Hepatitis A virus infects your liver causing hepatitis, which means liver inflammation. In comparison to other viruses that cause viral hepatitis, hepatitis A is mild and doesn’t develop into chronic liver inflammation that causes permanent liver damage, like cirrhosis.
Hepatitis A virus is highly contagious and is often spread in advance of any noticeable symptoms, which is about the first 2 weeks following your initial infection. However, if you have a weak immune system, then you may be capable of spreading this infectious disease for significantly longer.
Hepatitis A is spread through ingestion of infected feces and some ways for which this virus accomplishes an entry is:
- sexual contact
- diaper changing
- blood transfusion
- contaminated food
- drinking contaminated water
- close contact with an infected person
- eating raw seafood from sewage polluted waters
The symptoms of hepatitis A mostly stems from liver function impairment caused by liver inflammation, so it may take a month or so before any symptoms appear. Yet, once your symptoms do manifest they can cause:
- low fever
- itchy skin
- dark urine
- appetite loss
- nausea, vomiting
- clay colored feces
- upper right side abdominal pain
Your symptoms of hepatitis A will typically last a month or two, but up to six months is a possibility. And not everyone with hepatitis A develops prominent symptoms, particularly children who more likely to just have a mild case.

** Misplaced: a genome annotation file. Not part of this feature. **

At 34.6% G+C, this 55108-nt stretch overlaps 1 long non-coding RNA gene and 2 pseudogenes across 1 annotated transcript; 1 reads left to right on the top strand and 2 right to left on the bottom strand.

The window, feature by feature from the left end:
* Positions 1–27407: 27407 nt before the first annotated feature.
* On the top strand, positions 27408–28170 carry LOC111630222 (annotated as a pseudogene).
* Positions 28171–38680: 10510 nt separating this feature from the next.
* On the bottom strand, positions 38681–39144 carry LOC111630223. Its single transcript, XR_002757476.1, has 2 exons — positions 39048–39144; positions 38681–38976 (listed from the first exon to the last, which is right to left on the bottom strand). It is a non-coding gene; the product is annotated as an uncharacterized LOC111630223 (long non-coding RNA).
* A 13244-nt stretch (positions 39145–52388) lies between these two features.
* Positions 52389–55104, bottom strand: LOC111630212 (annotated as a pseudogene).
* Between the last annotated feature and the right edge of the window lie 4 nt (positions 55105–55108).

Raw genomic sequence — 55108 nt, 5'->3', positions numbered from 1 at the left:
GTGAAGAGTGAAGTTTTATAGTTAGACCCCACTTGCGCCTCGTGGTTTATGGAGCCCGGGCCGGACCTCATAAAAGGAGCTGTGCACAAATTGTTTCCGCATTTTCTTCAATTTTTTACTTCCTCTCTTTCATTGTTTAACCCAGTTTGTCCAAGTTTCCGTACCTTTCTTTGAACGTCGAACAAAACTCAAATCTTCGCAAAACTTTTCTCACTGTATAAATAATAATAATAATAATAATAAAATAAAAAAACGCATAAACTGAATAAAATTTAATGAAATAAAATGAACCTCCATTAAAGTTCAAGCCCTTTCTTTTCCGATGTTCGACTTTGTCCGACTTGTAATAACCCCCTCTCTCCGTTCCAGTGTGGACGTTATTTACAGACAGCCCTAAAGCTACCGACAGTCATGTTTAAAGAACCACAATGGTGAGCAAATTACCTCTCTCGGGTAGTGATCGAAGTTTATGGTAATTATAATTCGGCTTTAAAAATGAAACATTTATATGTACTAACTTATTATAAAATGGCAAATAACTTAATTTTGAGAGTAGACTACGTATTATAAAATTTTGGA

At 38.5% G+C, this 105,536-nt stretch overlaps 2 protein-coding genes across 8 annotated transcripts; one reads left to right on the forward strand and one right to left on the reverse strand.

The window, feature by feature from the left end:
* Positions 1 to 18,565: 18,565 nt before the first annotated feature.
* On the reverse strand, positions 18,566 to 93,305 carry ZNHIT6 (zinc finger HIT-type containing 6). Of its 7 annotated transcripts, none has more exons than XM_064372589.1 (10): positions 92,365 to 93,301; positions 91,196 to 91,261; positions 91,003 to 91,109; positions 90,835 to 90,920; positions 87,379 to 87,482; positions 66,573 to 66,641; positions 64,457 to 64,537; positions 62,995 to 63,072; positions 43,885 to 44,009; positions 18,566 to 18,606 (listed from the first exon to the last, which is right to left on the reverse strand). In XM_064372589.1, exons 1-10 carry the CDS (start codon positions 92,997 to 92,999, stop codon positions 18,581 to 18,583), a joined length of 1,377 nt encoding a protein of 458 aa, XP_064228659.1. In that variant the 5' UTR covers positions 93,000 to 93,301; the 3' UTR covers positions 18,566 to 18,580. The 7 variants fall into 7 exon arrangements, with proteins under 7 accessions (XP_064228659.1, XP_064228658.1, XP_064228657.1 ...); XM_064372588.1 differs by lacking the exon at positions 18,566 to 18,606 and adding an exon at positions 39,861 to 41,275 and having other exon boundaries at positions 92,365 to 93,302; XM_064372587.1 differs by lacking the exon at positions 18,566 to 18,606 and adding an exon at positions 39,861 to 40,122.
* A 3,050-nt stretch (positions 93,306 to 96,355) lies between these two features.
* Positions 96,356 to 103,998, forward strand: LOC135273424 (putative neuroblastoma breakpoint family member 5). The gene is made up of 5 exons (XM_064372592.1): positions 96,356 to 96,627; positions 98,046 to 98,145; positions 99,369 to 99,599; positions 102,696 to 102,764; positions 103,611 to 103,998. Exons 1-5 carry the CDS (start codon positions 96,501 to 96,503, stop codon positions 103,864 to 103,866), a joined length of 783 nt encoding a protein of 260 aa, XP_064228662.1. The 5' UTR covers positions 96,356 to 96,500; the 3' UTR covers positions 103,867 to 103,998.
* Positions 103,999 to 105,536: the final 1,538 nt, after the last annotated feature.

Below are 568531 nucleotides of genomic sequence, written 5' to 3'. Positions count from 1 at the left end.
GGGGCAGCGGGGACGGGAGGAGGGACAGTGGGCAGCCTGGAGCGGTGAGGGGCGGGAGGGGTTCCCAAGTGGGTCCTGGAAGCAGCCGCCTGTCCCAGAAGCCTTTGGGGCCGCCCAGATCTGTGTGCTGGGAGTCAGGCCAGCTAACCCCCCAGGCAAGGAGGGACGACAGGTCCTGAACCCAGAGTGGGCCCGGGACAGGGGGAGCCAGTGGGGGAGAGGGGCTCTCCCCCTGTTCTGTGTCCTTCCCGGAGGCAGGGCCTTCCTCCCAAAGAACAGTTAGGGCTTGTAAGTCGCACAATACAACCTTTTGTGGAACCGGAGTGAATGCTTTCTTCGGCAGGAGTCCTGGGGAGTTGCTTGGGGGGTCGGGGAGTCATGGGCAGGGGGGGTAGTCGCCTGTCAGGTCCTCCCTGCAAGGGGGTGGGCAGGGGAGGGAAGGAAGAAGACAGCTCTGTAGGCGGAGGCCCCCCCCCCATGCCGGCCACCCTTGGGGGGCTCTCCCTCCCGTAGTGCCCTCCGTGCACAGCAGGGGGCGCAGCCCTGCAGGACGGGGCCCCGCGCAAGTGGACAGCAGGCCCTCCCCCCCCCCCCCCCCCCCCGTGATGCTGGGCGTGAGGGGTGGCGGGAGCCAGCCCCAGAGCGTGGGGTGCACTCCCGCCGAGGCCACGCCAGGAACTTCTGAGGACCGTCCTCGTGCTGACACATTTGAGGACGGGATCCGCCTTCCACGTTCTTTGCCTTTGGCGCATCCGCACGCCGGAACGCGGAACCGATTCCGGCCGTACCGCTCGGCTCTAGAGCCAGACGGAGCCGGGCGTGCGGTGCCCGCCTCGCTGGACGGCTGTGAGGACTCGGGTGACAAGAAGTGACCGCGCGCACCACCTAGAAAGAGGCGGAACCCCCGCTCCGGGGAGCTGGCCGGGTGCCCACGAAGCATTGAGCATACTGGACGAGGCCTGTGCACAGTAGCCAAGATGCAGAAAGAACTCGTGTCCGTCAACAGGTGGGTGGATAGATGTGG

Hepatitis A treatment involves supportive care since there’s no drug available that treats nor cures this cause for liver inflammation. So if you do have this virus infection, then treatment entails:
- getting plenty of rest
- eating a balanced diet
- no alcohol or acetaminophen
- eat small meals consisting of soft, easily digestible foods
Because your liver may have difficulty with some drugs, you should review your prescribed and OTC drugs you regularly take with your health care provider to assess if a temporary change needs to made.
Two primary prevention methods for hepatitis A virus is vaccination or a shot of immune globulin. And the vaccine can prevent this cause of hepatitis even after exposure, but before your liver inflammation symptoms.